I was wondering if there are any 3rd party developers out there working on an electrical plug to aid in mechanical design. Something similar to AutoCAD’S electrical or SOLIDWORKS electrical.
Depending on what you’re aiming for u could do this using a the netlist from an electronics cad program and use it in grasshopper. I am indeed working on some scripts to fo this more easily. Developing gerber exporters seem to require a lisence though, but the format is quite straight forward to understand. What are trying to do more explicitly?
Just looking for something that is a bit automated to create 2d electrical schematics in Rhino. I use Rhino for mechanical design, the machines in these designs are some what complicated and use motors, pneumatics, switches, ect.
These machines also require controls documentation, and either I piece these together by cutting and pasting from previous schematics that I have created in Rhino or by using Microsoft Viso & electra e7 from Radica software. This works but Its not ideal.
Im not sure why you would want to use Rhino for drawing the schematics? The way I see it, the strength of Rhino is it’s potential to handle geometries, not lists. If I were you I would use a dedicated electronics-CAD program for drawing the schematic (ki-cad, eagle, altium, etc.) and then use the data from that process in GH to work with the actual board layout. If you’re creating “standard issue” board that will be hidden inside a casing, and not some experimental work, you’re probably better off doing the entire thing in a electronics-dedicated software.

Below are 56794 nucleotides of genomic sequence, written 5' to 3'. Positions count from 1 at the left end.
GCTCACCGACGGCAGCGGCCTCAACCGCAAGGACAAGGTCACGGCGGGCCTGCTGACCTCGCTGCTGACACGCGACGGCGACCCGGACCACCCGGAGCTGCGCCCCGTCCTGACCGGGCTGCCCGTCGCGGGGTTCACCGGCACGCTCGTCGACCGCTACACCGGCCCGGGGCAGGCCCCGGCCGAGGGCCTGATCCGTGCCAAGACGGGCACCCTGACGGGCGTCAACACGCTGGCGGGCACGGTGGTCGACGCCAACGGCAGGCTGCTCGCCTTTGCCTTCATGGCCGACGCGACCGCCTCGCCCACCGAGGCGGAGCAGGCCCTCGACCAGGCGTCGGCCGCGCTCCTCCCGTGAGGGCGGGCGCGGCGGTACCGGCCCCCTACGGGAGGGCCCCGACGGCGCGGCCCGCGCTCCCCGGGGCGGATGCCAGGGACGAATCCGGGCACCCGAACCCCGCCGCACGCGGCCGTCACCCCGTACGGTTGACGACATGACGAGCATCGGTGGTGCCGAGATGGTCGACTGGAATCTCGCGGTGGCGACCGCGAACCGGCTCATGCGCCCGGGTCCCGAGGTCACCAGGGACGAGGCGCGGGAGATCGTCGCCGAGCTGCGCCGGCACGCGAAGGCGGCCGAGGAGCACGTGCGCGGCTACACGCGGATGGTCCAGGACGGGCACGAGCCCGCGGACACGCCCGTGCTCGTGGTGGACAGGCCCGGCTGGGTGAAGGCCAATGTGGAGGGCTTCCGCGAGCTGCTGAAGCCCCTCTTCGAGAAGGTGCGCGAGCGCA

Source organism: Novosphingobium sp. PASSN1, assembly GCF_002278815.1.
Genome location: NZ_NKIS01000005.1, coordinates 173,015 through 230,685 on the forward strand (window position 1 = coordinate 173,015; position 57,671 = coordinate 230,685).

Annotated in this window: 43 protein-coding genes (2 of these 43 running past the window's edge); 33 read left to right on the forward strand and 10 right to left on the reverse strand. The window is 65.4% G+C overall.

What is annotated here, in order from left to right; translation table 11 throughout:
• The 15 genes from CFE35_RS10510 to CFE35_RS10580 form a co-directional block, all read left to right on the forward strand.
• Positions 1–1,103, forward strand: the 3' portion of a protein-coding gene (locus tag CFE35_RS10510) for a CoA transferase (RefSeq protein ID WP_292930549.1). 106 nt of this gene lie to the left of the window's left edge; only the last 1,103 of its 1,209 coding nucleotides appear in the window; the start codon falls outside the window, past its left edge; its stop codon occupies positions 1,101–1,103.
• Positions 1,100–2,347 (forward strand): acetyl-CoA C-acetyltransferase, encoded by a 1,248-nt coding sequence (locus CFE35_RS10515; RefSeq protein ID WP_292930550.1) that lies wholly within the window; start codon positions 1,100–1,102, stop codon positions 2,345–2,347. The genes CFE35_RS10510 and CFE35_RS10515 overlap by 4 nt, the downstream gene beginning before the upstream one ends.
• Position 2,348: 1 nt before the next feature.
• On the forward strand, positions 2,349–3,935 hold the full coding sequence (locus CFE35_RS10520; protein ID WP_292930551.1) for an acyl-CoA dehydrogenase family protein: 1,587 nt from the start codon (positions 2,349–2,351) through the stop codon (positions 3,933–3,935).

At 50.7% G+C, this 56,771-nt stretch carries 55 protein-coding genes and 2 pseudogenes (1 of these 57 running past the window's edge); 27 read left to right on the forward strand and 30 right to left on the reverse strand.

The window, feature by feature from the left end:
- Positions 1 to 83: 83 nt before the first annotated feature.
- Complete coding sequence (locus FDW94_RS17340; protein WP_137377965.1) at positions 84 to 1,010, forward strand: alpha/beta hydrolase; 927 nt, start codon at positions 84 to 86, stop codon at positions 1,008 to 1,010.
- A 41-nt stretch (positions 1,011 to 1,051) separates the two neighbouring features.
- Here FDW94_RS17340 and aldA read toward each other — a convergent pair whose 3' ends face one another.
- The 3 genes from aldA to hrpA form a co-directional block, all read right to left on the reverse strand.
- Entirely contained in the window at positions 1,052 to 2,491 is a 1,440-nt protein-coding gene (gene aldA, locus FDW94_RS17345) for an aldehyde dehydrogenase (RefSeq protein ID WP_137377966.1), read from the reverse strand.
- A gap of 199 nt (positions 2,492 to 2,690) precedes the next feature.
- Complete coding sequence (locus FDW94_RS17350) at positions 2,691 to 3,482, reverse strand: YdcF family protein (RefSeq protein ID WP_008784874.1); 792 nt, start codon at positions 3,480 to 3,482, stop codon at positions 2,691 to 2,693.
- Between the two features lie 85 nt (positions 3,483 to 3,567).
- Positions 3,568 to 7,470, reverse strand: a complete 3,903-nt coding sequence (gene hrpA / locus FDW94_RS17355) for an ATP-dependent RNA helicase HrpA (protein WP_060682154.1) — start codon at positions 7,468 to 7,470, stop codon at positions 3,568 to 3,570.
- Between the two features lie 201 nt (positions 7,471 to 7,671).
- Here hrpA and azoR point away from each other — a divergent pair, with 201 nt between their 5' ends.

I guess my response would be why not use it for electrical schematics. There are many different plugins for Rhino that enhance Rhino’s usefulness. If I need a design tool for piping, architecture, ship design, jewelry design, or even machining, these are available. I have the plugin RhinoCam that I use for 3d machining of molds and fixtures. It works with in the Rhino environment and it does this well at only a fraction of the cost of other cam software.
Rhino is very versatile that is why I use it. I can create a beautifully rendered machine; detailed down to the fasteners, guarding, and even painting schemes. Create the detail layouts to send to the shop floor to make the parts and pieces, and even create the tool paths to make those parts and pieces. All with one piece of software.
So if I can do all of this, why not have the ability to make a set of simple 2d electrical drawings.